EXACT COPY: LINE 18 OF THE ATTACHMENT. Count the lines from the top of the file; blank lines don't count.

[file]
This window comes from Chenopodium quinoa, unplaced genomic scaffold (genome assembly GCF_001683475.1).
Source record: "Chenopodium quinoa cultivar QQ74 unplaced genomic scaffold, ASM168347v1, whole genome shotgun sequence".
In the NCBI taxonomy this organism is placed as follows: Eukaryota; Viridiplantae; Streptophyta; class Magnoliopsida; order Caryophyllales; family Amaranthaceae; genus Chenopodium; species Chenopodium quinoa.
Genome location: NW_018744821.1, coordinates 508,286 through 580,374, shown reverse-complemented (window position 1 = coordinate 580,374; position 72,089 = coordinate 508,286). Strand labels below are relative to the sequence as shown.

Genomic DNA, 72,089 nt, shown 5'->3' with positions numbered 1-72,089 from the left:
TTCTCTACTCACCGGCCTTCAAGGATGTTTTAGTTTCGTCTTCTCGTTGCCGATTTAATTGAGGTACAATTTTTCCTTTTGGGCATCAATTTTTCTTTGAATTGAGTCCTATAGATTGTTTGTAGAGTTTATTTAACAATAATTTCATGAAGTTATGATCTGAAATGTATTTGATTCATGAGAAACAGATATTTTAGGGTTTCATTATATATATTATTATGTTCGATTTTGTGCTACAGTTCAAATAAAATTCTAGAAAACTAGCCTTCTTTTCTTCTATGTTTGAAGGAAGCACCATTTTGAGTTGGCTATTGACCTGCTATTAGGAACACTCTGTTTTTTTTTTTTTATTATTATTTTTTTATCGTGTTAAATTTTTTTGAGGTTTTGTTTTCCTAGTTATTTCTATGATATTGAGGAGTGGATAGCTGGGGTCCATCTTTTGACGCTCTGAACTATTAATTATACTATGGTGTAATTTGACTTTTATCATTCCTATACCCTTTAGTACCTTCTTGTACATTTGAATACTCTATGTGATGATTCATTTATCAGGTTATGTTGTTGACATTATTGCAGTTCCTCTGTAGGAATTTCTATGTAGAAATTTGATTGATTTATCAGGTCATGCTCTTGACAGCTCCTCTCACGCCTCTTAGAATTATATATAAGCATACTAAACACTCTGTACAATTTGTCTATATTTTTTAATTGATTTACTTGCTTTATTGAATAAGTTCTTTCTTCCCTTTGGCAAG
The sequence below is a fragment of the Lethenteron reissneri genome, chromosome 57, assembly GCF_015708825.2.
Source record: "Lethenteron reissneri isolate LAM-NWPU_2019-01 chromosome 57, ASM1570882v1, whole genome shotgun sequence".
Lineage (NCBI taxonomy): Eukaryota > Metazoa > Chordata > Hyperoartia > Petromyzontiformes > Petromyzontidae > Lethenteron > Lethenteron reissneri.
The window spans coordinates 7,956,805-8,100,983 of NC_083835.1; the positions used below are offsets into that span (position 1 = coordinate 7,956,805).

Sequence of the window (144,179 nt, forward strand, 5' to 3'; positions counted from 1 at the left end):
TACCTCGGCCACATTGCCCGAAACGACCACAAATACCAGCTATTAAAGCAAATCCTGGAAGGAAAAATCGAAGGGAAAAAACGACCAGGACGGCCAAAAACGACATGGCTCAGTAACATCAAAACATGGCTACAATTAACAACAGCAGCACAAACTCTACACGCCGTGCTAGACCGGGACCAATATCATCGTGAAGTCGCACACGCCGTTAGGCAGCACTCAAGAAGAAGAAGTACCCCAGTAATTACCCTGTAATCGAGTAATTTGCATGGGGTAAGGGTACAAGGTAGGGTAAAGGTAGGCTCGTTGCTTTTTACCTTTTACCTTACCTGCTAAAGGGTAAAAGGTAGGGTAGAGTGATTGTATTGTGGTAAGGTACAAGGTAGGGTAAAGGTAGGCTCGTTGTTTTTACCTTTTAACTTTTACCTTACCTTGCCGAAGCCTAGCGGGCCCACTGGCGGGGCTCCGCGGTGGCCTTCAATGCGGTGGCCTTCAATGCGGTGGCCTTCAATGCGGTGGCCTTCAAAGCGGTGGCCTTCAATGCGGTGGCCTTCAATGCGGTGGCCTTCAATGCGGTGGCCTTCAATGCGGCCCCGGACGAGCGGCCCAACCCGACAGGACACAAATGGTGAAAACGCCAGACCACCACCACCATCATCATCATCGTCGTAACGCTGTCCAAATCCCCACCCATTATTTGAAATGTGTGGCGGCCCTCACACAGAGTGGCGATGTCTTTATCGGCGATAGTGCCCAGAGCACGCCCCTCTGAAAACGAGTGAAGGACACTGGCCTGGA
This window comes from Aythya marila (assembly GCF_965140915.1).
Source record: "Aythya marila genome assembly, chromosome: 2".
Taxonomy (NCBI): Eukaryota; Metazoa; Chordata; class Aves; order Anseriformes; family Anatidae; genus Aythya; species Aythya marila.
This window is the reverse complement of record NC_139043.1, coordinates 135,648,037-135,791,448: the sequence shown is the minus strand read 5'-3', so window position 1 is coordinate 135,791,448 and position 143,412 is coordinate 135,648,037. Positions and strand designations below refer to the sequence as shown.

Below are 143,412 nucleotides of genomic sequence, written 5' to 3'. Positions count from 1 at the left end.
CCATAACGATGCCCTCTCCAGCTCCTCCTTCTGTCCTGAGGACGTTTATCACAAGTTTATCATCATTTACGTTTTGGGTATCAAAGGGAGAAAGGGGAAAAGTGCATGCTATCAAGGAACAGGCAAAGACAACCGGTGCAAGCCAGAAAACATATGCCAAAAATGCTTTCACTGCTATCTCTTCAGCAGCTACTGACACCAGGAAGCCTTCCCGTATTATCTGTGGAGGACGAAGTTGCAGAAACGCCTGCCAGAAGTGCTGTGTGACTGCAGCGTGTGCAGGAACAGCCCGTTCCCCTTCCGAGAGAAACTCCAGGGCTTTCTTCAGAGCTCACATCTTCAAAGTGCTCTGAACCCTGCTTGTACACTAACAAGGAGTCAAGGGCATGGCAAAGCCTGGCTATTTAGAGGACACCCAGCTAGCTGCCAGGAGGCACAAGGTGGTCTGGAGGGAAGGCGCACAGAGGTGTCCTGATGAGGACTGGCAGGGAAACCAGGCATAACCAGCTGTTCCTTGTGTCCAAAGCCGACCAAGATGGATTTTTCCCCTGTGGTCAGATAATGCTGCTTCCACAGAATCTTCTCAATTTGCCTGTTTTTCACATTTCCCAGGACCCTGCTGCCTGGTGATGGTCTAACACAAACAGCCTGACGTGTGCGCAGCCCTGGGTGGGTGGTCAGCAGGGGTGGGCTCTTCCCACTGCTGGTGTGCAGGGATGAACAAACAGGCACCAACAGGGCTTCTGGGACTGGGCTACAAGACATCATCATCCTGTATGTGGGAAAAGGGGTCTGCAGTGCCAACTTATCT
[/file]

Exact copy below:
CCATAACGATGCCCTCTCCAGCTCCTCCTTCTGTCCTGAGGACGTTTATCACAAGTTTATCATCATTTACGTTTTGGGTATCAAAGGGAGAAAGGGGAAAAGTGCATGCTATCAAGGAACAGGCAAAGACAACCGGTGCAAGCCAGAAAACATATGCCAAAAATGCTTTCACTGCTATCTCTTCAGCAGCTACTGACACCAGGAAGCCTTCCCGTATTATCTGTGGAGGACGAAGTTGCAGAAACGCCTGCCAGAAGTGCTGTGTGACTGCAGCGTGTGCAGGAACAGCCCGTTCCCCTTCCGAGAGAAACTCCAGGGCTTTCTTCAGAGCTCACATCTTCAAAGTGCTCTGAACCCTGCTTGTACACTAACAAGGAGTCAAGGGCATGGCAAAGCCTGGCTATTTAGAGGACACCCAGCTAGCTGCCAGGAGGCACAAGGTGGTCTGGAGGGAAGGCGCACAGAGGTGTCCTGATGAGGACTGGCAGGGAAACCAGGCATAACCAGCTGTTCCTTGTGTCCAAAGCCGACCAAGATGGATTTTTCCCCTGTGGTCAGATAATGCTGCTTCCACAGAATCTTCTCAATTTGCCTGTTTTTCACATTTCCCAGGACCCTGCTGCCTGGTGATGGTCTAACACAAACAGCCTGACGTGTGCGCAGCCCTGGGTGGGTGGTCAGCAGGGGTGGGCTCTTCCCACTGCTGGTGTGCAGGGATGAACAAACAGGCACCAACAGGGCTTCTGGGACTGGGCTACAAGACATCATCATCCTGTATGTGGGAAAAGGGGTCTGCAGTGCCAACTTATCT